37 A Process Model for Photosynthetic Regulation model photo_regulation variables: light, mRNA_protein, ROS, redox, transcription_rate observables: light, mRNA process photosynthesis; equations:d[redox,t,1] = light protein equations:d[redox,t,1] = light protein d[ROS,t,1] = light protein process protein_translationprocess mRNA_transcription equations:d[protein,t,1] = 7.54 mRNA equations:d[mRNA,t,1] = transcription_rate equations:d[protein,t,1] = 7.54 mRNA equations:d[mRNA,t,1] = transcription_rate process regulate_one_1process regulate_two_2 equations: transcription_rate = 0.99 light equations:transcription_rate = redox equations: transcription_rate = 0.99 light equations:transcription_rate = redox d[redox,t,1] = redox process automatic_degradation_1process controlled_degradation_1 conditions:protein > 0 conditions:redox > 0, ROS > 0 conditions:protein > 0 conditions:redox > 0, ROS > 0 equations:d[protein,t,1] = 1.91 protein equations:d[redox,t,1] = ROS equations:d[protein,t,1] = 1.91 protein equations:d[redox,t,1] = ROS d[ROS,t,1] = ROS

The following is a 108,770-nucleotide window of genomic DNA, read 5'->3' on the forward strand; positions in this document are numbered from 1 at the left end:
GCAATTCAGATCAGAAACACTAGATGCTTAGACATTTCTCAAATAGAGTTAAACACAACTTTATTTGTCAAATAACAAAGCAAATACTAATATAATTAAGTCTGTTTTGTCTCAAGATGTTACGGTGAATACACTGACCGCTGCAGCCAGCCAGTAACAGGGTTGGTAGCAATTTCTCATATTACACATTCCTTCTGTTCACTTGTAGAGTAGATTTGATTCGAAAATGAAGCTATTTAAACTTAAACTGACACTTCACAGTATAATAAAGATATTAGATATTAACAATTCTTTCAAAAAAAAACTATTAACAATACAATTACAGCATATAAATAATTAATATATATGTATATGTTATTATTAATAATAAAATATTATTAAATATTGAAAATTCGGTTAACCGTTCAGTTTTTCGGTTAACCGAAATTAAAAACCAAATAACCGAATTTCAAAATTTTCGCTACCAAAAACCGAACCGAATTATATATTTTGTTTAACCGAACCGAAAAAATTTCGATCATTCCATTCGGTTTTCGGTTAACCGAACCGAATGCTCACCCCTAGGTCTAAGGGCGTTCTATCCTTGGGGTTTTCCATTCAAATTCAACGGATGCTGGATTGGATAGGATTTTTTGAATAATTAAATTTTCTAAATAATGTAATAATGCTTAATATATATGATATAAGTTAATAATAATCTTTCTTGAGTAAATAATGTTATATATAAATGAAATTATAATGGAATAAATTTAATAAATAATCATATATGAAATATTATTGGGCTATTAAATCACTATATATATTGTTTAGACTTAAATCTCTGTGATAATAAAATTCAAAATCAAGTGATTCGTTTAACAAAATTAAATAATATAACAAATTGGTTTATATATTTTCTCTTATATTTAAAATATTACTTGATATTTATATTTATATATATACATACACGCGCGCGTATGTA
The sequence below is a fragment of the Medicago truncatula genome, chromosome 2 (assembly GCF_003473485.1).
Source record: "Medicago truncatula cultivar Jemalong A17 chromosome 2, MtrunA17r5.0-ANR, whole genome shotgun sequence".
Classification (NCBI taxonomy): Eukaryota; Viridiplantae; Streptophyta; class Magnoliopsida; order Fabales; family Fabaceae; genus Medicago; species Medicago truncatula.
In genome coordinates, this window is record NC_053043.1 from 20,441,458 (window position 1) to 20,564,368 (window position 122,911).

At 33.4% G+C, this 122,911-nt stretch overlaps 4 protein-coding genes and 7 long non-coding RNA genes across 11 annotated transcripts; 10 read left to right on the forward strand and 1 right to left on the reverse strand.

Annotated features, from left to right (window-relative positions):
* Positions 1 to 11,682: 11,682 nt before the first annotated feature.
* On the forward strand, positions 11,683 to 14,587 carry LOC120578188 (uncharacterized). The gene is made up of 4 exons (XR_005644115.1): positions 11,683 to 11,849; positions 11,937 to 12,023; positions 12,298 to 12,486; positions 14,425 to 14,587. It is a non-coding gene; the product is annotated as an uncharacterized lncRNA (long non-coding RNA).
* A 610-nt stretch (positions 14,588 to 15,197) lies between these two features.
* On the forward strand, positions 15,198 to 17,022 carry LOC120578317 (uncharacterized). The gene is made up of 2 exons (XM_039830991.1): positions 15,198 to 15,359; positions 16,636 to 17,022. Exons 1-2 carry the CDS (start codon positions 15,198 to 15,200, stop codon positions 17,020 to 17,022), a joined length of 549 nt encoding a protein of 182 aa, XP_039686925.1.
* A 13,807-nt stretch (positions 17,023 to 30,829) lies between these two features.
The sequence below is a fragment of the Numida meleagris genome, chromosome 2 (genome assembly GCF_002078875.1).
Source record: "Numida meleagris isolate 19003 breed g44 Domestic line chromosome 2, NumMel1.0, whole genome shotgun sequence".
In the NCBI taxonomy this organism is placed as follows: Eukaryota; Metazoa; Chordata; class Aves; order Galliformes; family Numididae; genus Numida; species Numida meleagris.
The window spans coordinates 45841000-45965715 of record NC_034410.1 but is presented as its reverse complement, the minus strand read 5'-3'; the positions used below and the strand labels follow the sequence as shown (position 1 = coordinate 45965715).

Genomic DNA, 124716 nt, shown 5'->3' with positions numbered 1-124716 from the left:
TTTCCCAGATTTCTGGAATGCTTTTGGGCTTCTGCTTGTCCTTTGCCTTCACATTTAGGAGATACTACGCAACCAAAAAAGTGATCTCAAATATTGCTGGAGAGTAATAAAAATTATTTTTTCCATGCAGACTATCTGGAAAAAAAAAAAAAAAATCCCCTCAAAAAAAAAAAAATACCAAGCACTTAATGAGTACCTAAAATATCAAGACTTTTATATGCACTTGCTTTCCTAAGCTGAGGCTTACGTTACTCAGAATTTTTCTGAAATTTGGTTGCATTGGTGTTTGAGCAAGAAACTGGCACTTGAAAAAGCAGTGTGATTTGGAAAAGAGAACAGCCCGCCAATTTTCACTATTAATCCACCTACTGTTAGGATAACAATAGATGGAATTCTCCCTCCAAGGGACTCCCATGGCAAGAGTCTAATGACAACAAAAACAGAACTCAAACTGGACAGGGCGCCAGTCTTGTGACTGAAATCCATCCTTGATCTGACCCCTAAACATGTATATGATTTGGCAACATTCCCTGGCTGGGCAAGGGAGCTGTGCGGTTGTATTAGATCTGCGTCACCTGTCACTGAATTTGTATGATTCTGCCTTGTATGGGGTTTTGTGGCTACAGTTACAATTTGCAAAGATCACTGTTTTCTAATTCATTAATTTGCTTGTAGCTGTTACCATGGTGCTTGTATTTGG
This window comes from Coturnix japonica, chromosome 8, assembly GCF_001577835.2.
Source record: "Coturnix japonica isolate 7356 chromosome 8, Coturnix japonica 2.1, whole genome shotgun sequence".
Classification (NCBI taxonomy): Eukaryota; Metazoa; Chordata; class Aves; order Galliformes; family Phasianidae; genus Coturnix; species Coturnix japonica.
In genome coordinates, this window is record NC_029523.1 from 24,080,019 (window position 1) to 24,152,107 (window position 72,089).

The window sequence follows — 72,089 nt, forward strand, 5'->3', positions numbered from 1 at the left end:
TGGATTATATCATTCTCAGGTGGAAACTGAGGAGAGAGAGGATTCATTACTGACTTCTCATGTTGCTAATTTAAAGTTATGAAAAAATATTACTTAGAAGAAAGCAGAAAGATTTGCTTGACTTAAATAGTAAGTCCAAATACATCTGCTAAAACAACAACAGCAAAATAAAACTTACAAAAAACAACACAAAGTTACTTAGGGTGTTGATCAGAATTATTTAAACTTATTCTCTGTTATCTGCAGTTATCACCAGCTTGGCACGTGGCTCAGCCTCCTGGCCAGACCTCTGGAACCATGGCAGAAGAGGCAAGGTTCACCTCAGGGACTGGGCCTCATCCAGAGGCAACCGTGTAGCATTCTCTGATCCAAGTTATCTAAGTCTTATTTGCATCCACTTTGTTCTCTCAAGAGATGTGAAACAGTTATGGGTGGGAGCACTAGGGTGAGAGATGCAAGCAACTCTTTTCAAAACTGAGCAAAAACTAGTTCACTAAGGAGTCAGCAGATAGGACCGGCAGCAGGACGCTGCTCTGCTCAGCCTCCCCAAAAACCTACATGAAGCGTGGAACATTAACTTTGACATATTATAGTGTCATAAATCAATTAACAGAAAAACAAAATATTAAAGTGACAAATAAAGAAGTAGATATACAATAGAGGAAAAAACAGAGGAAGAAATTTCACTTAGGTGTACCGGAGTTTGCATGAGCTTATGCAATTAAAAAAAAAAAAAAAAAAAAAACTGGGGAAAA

38 Predictions from Best Parameterized Model

39 Electric Power on the International Space Station

40 Telemetry Data from Space Station Batteries

41 Induced Process Model for Battery Behavior model Battery variables: Rs, Vcb, soc, Vt, i, temperature observable: soc, Vt, i, temperature process voltage_chargeprocess voltage_discharge conditions:i 0 conditions:i < 0 conditions:i 0 conditions:i < 0 equations:Vt = Vcb Rs i equations:Vt = Vcb 1.0 / (Rs + 1.0) equations:Vt = Vcb Rs i equations:Vt = Vcb 1.0 / (Rs + 1.0) process charge_transfer equations:d[soc,t,1] = i Vcb/ equations:d[soc,t,1] = i Vcb/ process quadratic_influence_Vcb_soc equations:Vcb = soc soc equations:Vcb = soc soc process linear_influence_Vcb_temp equations:Vcb = temperature equations:Vcb = temperature process linear_influence_Rs_soc equations:Rs = soc equations:Rs = soc